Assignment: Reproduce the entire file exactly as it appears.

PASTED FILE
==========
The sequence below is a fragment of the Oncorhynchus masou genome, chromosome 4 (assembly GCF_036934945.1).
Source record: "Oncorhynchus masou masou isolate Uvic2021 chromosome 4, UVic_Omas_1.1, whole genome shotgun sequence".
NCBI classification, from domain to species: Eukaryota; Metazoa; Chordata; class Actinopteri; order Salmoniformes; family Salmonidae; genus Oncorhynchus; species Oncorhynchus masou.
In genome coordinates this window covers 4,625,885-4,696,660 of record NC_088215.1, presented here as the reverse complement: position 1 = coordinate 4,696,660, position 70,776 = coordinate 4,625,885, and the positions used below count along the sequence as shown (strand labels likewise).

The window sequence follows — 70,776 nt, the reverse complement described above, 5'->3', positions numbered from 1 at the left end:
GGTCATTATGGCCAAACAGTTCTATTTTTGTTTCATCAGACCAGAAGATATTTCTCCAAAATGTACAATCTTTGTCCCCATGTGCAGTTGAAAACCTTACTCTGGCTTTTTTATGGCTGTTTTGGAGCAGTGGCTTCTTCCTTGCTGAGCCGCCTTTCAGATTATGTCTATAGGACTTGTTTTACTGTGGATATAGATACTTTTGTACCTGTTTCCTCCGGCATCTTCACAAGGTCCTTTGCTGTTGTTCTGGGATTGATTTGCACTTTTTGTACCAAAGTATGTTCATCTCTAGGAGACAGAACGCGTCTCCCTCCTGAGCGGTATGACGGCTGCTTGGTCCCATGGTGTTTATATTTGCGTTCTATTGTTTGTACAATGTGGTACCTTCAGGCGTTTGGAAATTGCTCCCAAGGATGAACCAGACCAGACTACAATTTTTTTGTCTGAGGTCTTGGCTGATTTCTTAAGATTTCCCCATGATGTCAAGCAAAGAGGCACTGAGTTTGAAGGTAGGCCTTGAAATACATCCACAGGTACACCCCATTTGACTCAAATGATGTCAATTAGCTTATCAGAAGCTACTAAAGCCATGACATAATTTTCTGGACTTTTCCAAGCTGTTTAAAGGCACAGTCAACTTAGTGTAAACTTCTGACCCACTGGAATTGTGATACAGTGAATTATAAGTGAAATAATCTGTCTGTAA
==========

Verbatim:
The sequence below is a fragment of the Oncorhynchus masou genome, chromosome 4 (assembly GCF_036934945.1).
Source record: "Oncorhynchus masou masou isolate Uvic2021 chromosome 4, UVic_Omas_1.1, whole genome shotgun sequence".
NCBI classification, from domain to species: Eukaryota; Metazoa; Chordata; class Actinopteri; order Salmoniformes; family Salmonidae; genus Oncorhynchus; species Oncorhynchus masou.
In genome coordinates this window covers 4,625,885-4,696,660 of record NC_088215.1, presented here as the reverse complement: position 1 = coordinate 4,696,660, position 70,776 = coordinate 4,625,885, and the positions used below count along the sequence as shown (strand labels likewise).

The window sequence follows — 70,776 nt, the reverse complement described above, 5'->3', positions numbered from 1 at the left end:
GGTCATTATGGCCAAACAGTTCTATTTTTGTTTCATCAGACCAGAAGATATTTCTCCAAAATGTACAATCTTTGTCCCCATGTGCAGTTGAAAACCTTACTCTGGCTTTTTTATGGCTGTTTTGGAGCAGTGGCTTCTTCCTTGCTGAGCCGCCTTTCAGATTATGTCTATAGGACTTGTTTTACTGTGGATATAGATACTTTTGTACCTGTTTCCTCCGGCATCTTCACAAGGTCCTTTGCTGTTGTTCTGGGATTGATTTGCACTTTTTGTACCAAAGTATGTTCATCTCTAGGAGACAGAACGCGTCTCCCTCCTGAGCGGTATGACGGCTGCTTGGTCCCATGGTGTTTATATTTGCGTTCTATTGTTTGTACAATGTGGTACCTTCAGGCGTTTGGAAATTGCTCCCAAGGATGAACCAGACCAGACTACAATTTTTTTGTCTGAGGTCTTGGCTGATTTCTTAAGATTTCCCCATGATGTCAAGCAAAGAGGCACTGAGTTTGAAGGTAGGCCTTGAAATACATCCACAGGTACACCCCATTTGACTCAAATGATGTCAATTAGCTTATCAGAAGCTACTAAAGCCATGACATAATTTTCTGGACTTTTCCAAGCTGTTTAAAGGCACAGTCAACTTAGTGTAAACTTCTGACCCACTGGAATTGTGATACAGTGAATTATAAGTGAAATAATCTGTCTGTAA